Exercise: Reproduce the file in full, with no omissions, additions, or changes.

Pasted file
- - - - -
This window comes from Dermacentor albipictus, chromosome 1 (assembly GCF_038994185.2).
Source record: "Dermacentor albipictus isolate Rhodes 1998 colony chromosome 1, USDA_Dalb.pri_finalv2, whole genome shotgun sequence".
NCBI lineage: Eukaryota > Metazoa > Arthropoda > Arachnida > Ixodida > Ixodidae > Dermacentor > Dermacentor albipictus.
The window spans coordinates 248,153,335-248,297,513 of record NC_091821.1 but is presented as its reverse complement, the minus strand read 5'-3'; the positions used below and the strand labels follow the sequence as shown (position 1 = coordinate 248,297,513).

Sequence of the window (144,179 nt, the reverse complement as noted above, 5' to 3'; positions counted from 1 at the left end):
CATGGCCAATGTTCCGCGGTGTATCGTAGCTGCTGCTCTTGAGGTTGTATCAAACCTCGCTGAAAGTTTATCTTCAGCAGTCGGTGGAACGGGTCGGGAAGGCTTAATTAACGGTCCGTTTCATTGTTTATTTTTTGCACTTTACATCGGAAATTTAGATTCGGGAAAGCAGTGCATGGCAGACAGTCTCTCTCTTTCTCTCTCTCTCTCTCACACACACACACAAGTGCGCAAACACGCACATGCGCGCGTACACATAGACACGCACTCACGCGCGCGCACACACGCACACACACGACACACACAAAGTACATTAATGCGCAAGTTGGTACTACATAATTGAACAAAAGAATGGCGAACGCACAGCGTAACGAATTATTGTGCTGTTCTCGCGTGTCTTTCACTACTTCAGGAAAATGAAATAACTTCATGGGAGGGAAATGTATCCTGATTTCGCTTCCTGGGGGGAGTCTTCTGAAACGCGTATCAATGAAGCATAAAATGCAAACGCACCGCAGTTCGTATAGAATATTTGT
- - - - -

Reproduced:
This window comes from Dermacentor albipictus, chromosome 1 (assembly GCF_038994185.2).
Source record: "Dermacentor albipictus isolate Rhodes 1998 colony chromosome 1, USDA_Dalb.pri_finalv2, whole genome shotgun sequence".
NCBI lineage: Eukaryota > Metazoa > Arthropoda > Arachnida > Ixodida > Ixodidae > Dermacentor > Dermacentor albipictus.
The window spans coordinates 248,153,335-248,297,513 of record NC_091821.1 but is presented as its reverse complement, the minus strand read 5'-3'; the positions used below and the strand labels follow the sequence as shown (position 1 = coordinate 248,297,513).

Sequence of the window (144,179 nt, the reverse complement as noted above, 5' to 3'; positions counted from 1 at the left end):
CATGGCCAATGTTCCGCGGTGTATCGTAGCTGCTGCTCTTGAGGTTGTATCAAACCTCGCTGAAAGTTTATCTTCAGCAGTCGGTGGAACGGGTCGGGAAGGCTTAATTAACGGTCCGTTTCATTGTTTATTTTTTGCACTTTACATCGGAAATTTAGATTCGGGAAAGCAGTGCATGGCAGACAGTCTCTCTCTTTCTCTCTCTCTCTCTCACACACACACACAAGTGCGCAAACACGCACATGCGCGCGTACACATAGACACGCACTCACGCGCGCGCACACACGCACACACACGACACACACAAAGTACATTAATGCGCAAGTTGGTACTACATAATTGAACAAAAGAATGGCGAACGCACAGCGTAACGAATTATTGTGCTGTTCTCGCGTGTCTTTCACTACTTCAGGAAAATGAAATAACTTCATGGGAGGGAAATGTATCCTGATTTCGCTTCCTGGGGGGAGTCTTCTGAAACGCGTATCAATGAAGCATAAAATGCAAACGCACCGCAGTTCGTATAGAATATTTGT